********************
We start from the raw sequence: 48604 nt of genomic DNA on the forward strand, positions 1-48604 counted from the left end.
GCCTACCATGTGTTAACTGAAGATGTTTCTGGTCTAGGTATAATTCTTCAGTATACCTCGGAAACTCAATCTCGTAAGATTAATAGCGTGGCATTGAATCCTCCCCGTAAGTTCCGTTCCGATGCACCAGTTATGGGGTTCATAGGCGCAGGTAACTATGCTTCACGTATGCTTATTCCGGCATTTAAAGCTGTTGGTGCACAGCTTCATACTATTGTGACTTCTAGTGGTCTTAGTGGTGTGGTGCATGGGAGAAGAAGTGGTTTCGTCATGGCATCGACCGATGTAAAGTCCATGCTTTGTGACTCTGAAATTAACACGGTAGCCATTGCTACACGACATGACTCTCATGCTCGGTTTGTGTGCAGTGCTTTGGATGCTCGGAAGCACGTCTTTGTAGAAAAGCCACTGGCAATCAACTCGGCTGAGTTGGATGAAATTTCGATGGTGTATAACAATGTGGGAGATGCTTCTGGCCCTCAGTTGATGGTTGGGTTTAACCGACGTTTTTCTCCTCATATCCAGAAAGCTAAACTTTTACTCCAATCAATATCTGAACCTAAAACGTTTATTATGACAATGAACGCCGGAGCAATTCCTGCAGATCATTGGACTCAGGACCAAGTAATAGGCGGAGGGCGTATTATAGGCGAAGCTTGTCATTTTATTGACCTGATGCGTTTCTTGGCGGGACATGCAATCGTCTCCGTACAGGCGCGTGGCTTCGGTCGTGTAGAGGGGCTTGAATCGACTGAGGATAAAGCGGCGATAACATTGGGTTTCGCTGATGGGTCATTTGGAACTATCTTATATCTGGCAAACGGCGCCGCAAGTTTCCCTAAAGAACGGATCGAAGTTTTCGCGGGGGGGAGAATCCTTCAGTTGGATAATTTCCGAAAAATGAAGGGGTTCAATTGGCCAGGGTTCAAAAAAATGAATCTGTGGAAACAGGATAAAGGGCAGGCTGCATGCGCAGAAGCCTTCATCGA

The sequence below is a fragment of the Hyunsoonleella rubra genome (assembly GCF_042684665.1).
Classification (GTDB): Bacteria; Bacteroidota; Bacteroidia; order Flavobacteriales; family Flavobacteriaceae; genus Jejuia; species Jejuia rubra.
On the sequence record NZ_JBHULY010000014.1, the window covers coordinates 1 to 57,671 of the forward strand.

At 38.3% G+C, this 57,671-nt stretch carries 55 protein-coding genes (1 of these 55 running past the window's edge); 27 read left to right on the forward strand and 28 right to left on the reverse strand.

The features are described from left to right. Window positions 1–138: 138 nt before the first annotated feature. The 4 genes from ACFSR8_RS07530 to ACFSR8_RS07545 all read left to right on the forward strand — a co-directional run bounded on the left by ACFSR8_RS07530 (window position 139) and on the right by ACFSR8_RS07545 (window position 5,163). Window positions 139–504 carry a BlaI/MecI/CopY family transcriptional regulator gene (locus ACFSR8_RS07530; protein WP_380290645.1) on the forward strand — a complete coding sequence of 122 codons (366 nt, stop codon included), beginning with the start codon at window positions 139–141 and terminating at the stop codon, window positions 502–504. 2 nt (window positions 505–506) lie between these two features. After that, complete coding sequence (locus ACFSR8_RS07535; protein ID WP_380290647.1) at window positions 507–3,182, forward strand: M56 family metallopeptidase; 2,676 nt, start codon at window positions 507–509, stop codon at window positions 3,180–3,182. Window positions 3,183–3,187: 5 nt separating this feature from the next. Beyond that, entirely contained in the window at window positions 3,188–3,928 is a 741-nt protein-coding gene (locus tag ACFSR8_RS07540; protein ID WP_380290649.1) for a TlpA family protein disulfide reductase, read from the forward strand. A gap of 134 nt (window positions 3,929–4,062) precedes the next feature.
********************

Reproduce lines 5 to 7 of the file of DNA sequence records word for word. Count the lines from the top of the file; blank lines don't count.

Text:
On the sequence record NZ_JBHULY010000014.1, the window covers coordinates 1 to 57,671 of the forward strand.

At 38.3% G+C, this 57,671-nt stretch carries 55 protein-coding genes (1 of these 55 running past the window's edge); 27 read left to right on the forward strand and 28 right to left on the reverse strand.

The features are described from left to right. Window positions 1–138: 138 nt before the first annotated feature. The 4 genes from ACFSR8_RS07530 to ACFSR8_RS07545 all read left to right on the forward strand — a co-directional run bounded on the left by ACFSR8_RS07530 (window position 139) and on the right by ACFSR8_RS07545 (window position 5,163). Window positions 139–504 carry a BlaI/MecI/CopY family transcriptional regulator gene (locus ACFSR8_RS07530; protein WP_380290645.1) on the forward strand — a complete coding sequence of 122 codons (366 nt, stop codon included), beginning with the start codon at window positions 139–141 and terminating at the stop codon, window positions 502–504. 2 nt (window positions 505–506) lie between these two features. After that, complete coding sequence (locus ACFSR8_RS07535; protein ID WP_380290647.1) at window positions 507–3,182, forward strand: M56 family metallopeptidase; 2,676 nt, start codon at window positions 507–509, stop codon at window positions 3,180–3,182. Window positions 3,183–3,187: 5 nt separating this feature from the next. Beyond that, entirely contained in the window at window positions 3,188–3,928 is a 741-nt protein-coding gene (locus tag ACFSR8_RS07540; protein ID WP_380290649.1) for a TlpA family protein disulfide reductase, read from the forward strand. A gap of 134 nt (window positions 3,929–4,062) precedes the next feature.